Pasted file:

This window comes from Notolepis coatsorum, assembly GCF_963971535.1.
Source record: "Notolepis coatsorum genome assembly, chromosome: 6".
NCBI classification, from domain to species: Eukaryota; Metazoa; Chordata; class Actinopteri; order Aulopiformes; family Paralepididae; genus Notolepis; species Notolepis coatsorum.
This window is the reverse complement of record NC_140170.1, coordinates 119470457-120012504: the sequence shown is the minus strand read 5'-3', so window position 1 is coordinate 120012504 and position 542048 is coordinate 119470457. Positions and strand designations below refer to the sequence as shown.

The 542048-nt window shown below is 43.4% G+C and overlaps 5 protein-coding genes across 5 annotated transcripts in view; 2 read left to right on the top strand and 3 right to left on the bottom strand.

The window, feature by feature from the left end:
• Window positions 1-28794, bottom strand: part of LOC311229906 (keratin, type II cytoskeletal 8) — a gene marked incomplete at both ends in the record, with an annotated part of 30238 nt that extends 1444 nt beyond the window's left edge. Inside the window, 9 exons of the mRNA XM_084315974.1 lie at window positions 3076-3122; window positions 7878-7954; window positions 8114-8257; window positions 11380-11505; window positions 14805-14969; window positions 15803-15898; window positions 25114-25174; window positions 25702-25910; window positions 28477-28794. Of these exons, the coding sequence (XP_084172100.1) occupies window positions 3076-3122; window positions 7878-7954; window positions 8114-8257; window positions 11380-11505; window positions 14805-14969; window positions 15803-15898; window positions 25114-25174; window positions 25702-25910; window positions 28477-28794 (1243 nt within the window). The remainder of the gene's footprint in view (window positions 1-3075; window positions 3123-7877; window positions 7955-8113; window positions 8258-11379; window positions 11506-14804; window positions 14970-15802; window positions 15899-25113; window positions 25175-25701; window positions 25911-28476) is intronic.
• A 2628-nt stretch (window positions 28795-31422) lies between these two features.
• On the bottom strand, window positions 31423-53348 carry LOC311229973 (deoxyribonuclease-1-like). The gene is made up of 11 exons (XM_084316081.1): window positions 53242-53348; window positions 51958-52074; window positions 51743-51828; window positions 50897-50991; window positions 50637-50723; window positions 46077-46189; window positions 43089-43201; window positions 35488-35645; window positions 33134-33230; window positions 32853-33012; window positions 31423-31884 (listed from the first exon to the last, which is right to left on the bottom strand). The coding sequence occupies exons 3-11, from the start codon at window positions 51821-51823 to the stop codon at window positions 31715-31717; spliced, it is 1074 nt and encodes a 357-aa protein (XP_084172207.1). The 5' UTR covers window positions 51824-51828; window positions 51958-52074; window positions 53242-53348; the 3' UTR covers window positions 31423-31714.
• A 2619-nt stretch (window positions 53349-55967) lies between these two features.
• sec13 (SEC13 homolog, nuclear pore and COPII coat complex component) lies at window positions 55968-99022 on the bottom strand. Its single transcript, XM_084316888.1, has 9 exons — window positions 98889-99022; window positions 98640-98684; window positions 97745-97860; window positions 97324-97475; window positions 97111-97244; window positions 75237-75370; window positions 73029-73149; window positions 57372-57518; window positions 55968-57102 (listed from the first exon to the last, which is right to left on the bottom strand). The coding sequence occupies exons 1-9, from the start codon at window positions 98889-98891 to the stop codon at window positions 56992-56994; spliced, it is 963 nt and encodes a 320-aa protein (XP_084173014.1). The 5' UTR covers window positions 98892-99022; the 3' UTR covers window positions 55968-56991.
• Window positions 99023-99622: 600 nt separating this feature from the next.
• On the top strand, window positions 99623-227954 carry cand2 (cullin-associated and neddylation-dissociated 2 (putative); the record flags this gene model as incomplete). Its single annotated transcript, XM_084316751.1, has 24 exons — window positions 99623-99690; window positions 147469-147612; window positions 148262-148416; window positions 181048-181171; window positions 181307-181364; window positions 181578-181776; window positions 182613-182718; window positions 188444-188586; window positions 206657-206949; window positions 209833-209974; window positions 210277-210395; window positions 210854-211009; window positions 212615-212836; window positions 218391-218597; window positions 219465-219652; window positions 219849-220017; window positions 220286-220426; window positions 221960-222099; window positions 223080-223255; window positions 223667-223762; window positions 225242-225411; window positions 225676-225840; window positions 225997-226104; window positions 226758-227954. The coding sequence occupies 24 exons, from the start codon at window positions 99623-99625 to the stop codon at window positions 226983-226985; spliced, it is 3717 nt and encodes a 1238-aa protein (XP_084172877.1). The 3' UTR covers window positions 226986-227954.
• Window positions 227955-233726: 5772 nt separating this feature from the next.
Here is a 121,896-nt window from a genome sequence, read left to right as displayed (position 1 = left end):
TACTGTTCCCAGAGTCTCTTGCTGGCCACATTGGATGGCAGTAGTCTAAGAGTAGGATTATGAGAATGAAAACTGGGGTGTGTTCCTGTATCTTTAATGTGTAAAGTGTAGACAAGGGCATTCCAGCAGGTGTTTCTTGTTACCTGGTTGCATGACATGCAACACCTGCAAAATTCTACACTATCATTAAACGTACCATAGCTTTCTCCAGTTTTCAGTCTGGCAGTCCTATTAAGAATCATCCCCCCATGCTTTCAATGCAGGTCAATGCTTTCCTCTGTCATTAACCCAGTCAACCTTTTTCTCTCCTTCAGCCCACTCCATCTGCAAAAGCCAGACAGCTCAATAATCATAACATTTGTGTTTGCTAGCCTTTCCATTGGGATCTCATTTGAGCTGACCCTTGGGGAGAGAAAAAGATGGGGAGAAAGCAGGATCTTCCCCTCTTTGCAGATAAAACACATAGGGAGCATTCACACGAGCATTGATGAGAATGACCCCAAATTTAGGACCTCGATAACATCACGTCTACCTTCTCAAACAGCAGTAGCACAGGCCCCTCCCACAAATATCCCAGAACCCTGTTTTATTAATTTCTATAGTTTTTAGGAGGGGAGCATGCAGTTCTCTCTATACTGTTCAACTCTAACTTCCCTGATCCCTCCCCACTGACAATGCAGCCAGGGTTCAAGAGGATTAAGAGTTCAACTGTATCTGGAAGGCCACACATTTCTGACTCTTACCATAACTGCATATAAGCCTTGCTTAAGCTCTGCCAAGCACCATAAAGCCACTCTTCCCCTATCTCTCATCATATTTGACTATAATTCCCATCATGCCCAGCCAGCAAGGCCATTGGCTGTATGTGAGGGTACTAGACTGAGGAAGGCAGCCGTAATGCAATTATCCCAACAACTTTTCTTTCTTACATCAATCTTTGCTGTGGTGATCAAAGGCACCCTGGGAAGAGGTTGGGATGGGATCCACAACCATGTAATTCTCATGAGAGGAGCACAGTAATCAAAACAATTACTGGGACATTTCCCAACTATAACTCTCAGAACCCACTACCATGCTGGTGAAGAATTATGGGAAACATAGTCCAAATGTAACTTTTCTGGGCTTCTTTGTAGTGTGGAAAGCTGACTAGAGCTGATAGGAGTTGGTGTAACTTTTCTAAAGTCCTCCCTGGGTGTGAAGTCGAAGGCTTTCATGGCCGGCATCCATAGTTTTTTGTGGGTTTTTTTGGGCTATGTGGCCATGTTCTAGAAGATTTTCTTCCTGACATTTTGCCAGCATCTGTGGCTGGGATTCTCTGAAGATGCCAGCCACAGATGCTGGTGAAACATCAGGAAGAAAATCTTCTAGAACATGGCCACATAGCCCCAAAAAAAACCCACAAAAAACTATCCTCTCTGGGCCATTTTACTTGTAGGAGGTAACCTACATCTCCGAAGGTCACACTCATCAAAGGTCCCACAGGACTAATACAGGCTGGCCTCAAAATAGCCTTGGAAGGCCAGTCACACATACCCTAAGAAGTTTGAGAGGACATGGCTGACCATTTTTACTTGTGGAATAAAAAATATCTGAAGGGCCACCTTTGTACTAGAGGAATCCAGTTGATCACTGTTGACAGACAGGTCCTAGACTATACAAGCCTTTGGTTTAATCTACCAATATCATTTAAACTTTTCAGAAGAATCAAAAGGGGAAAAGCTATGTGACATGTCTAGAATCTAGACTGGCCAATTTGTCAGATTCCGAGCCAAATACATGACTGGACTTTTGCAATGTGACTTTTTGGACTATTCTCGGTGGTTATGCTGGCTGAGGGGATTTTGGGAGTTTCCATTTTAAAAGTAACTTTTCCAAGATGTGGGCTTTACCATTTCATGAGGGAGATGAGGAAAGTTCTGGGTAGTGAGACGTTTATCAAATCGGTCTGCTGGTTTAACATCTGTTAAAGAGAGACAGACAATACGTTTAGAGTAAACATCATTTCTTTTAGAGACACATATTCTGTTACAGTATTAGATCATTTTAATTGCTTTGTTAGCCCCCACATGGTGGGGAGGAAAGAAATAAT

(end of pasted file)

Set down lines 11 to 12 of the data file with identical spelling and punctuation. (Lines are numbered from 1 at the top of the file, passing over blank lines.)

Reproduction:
• sec13 (SEC13 homolog, nuclear pore and COPII coat complex component) lies at window positions 55968-99022 on the bottom strand. Its single transcript, XM_084316888.1, has 9 exons — window positions 98889-99022; window positions 98640-98684; window positions 97745-97860; window positions 97324-97475; window positions 97111-97244; window positions 75237-75370; window positions 73029-73149; window positions 57372-57518; window positions 55968-57102 (listed from the first exon to the last, which is right to left on the bottom strand). The coding sequence occupies exons 1-9, from the start codon at window positions 98889-98891 to the stop codon at window positions 56992-56994; spliced, it is 963 nt and encodes a 320-aa protein (XP_084173014.1). The 5' UTR covers window positions 98892-99022; the 3' UTR covers window positions 55968-56991.
• Window positions 99023-99622: 600 nt separating this feature from the next.